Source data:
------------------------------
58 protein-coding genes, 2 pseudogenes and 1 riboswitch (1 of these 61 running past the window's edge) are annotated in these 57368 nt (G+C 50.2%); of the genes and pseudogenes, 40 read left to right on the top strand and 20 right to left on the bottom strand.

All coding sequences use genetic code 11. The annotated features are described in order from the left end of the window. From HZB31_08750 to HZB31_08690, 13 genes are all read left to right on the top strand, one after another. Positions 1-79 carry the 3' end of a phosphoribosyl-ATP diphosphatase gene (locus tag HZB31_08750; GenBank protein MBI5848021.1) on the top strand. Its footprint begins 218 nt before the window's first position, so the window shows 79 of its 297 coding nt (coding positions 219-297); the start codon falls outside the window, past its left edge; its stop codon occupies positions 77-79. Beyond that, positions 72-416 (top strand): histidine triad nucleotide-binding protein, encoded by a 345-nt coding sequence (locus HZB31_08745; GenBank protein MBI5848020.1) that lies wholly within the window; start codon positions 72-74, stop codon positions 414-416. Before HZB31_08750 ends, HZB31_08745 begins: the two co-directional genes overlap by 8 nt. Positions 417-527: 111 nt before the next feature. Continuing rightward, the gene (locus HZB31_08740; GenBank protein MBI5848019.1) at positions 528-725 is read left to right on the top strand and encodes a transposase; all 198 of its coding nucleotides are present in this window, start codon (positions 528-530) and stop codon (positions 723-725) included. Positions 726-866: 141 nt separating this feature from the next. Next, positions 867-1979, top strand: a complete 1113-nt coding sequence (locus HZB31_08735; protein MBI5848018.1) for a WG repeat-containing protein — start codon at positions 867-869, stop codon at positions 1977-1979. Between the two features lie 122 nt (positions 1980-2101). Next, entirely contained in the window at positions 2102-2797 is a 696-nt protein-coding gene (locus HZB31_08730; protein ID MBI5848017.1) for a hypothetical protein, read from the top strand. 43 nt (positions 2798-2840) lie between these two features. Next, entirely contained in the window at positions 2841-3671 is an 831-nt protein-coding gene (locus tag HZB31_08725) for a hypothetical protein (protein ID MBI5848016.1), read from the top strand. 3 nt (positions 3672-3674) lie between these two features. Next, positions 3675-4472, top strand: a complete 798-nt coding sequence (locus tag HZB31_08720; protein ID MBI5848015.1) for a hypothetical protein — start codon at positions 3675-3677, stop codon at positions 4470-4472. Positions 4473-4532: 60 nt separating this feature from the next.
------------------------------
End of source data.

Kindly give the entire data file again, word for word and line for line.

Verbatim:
58 protein-coding genes, 2 pseudogenes and 1 riboswitch (1 of these 61 running past the window's edge) are annotated in these 57368 nt (G+C 50.2%); of the genes and pseudogenes, 40 read left to right on the top strand and 20 right to left on the bottom strand.

All coding sequences use genetic code 11. The annotated features are described in order from the left end of the window. From HZB31_08750 to HZB31_08690, 13 genes are all read left to right on the top strand, one after another. Positions 1-79 carry the 3' end of a phosphoribosyl-ATP diphosphatase gene (locus tag HZB31_08750; GenBank protein MBI5848021.1) on the top strand. Its footprint begins 218 nt before the window's first position, so the window shows 79 of its 297 coding nt (coding positions 219-297); the start codon falls outside the window, past its left edge; its stop codon occupies positions 77-79. Beyond that, positions 72-416 (top strand): histidine triad nucleotide-binding protein, encoded by a 345-nt coding sequence (locus HZB31_08745; GenBank protein MBI5848020.1) that lies wholly within the window; start codon positions 72-74, stop codon positions 414-416. Before HZB31_08750 ends, HZB31_08745 begins: the two co-directional genes overlap by 8 nt. Positions 417-527: 111 nt before the next feature. Continuing rightward, the gene (locus HZB31_08740; GenBank protein MBI5848019.1) at positions 528-725 is read left to right on the top strand and encodes a transposase; all 198 of its coding nucleotides are present in this window, start codon (positions 528-530) and stop codon (positions 723-725) included. Positions 726-866: 141 nt separating this feature from the next. Next, positions 867-1979, top strand: a complete 1113-nt coding sequence (locus HZB31_08735; protein MBI5848018.1) for a WG repeat-containing protein — start codon at positions 867-869, stop codon at positions 1977-1979. Between the two features lie 122 nt (positions 1980-2101). Next, entirely contained in the window at positions 2102-2797 is a 696-nt protein-coding gene (locus HZB31_08730; protein ID MBI5848017.1) for a hypothetical protein, read from the top strand. 43 nt (positions 2798-2840) lie between these two features. Next, entirely contained in the window at positions 2841-3671 is an 831-nt protein-coding gene (locus tag HZB31_08725) for a hypothetical protein (protein ID MBI5848016.1), read from the top strand. 3 nt (positions 3672-3674) lie between these two features. Next, positions 3675-4472, top strand: a complete 798-nt coding sequence (locus tag HZB31_08720; protein ID MBI5848015.1) for a hypothetical protein — start codon at positions 3675-3677, stop codon at positions 4470-4472. Positions 4473-4532: 60 nt separating this feature from the next.